The Justice Department on Thursday filed a brief supporting the Colorado baker who refused to bake a wedding cake for a gay couple on faith-based grounds, in the latest religious freedom case to be considered before the nation's highest court.I might be willing trade the baker's rights for a law mandating equal treatment of political opinion by social media companies, who are showing a dangerous trend in stifling conservative opinions. At the very least, if they won't serve all people, they should not be able to hold their patents and trademarks. A little competition would do them a world of good.
Jack Phillips, owner of Masterpiece Cakeshop, had refused to sell a customized cake for a gay couple's union, claiming a religious exemption to the state's anti-discrimination law.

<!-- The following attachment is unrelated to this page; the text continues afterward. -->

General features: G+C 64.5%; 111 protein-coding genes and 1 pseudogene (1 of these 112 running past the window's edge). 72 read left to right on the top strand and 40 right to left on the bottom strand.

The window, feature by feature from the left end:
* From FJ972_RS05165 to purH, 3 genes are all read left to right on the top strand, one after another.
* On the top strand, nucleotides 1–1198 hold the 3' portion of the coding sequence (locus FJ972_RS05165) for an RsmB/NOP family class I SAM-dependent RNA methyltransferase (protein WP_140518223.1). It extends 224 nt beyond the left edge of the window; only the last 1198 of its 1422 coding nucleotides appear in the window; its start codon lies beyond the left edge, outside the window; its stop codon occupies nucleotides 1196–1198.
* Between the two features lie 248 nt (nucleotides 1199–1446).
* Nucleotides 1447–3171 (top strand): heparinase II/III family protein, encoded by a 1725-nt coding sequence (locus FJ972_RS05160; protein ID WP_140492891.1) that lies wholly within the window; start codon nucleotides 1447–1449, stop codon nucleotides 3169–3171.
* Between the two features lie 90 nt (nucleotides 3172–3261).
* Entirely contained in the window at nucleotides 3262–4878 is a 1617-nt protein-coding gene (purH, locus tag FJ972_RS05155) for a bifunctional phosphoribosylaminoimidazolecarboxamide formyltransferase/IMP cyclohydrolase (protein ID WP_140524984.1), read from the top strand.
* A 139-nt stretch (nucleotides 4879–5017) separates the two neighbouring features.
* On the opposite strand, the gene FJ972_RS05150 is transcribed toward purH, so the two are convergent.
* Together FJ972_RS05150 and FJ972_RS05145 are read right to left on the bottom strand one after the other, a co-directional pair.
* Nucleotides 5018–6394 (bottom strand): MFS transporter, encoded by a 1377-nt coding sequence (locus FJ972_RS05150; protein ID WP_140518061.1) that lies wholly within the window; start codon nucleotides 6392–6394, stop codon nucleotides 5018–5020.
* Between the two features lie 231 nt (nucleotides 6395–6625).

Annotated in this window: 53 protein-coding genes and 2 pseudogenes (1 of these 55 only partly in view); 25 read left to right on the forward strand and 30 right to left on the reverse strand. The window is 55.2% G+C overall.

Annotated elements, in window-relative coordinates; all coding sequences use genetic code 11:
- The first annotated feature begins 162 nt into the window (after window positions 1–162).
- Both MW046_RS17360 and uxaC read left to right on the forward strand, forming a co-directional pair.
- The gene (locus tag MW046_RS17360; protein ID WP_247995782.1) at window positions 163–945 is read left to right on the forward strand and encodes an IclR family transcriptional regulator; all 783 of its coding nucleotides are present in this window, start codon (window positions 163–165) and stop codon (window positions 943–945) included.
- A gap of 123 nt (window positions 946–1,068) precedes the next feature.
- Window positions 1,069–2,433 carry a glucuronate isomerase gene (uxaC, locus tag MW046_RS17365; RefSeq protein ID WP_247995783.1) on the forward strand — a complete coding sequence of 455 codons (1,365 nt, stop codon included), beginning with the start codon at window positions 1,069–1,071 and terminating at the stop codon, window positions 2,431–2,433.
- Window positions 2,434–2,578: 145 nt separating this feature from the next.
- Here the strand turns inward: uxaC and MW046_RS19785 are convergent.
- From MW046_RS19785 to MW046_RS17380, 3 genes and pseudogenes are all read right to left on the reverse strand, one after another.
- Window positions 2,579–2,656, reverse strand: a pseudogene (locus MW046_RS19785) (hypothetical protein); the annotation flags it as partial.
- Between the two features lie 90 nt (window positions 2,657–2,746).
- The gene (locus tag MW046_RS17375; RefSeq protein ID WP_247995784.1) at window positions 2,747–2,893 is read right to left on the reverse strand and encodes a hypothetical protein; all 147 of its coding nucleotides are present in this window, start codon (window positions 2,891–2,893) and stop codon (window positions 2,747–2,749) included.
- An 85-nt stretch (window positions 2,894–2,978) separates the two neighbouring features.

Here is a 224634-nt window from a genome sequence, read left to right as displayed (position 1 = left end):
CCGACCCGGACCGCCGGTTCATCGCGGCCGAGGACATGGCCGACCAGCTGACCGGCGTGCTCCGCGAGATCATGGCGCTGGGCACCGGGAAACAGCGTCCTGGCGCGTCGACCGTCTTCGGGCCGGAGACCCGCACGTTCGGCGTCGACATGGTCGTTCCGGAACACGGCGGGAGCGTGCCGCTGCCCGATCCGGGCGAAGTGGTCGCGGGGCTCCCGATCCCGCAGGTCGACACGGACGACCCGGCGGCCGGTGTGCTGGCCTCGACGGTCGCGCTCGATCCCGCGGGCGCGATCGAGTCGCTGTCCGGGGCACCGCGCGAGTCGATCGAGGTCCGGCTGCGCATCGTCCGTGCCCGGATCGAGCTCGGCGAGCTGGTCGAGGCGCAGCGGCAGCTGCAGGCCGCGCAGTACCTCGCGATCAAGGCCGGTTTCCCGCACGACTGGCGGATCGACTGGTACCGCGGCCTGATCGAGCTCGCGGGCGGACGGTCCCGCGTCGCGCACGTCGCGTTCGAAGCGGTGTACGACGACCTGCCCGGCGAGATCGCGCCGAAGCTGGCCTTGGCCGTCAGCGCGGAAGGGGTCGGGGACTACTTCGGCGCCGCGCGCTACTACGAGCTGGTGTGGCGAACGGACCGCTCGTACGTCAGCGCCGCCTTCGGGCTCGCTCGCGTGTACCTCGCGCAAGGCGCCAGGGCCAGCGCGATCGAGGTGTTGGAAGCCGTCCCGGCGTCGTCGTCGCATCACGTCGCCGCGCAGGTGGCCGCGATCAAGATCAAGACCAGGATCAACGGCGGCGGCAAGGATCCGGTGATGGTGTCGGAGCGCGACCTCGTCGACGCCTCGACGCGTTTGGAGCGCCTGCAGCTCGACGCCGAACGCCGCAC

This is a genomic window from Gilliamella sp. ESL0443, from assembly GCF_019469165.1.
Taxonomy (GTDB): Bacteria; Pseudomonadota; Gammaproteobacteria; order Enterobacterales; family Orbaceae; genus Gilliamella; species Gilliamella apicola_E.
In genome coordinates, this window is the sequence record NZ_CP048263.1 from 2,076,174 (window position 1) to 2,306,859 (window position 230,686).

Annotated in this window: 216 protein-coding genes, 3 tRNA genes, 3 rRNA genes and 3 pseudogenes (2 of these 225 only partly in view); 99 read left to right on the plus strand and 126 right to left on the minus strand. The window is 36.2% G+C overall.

“When Phillips designs and creates a custom wedding cake for a specific couple and a specific wedding, he plays an active role in enabling that ritual, and he associates himself with the celebratory message conveyed,” Acting Solicitor General Jeffrey B. Wall wrote in the brief.
Wall added, “Forcing Phillips to create expression for and participate in a ceremony that violates his sincerely held religious beliefs invades his First Amendment rights.”
The Supreme Court announced in June it will hear the Masterpiece Cakeshop v. Colorado Civil Rights Commission case. State courts had ruled against the businessman.
The high court will now decide whether applying Colorado's public accommodations law to compel the baker to create "expression" -- a wedding cake -- violates his constitutionally protected Christian beliefs about marriage.
The baker could always choose to make a statement on the cake, after collecting the full fee, of course.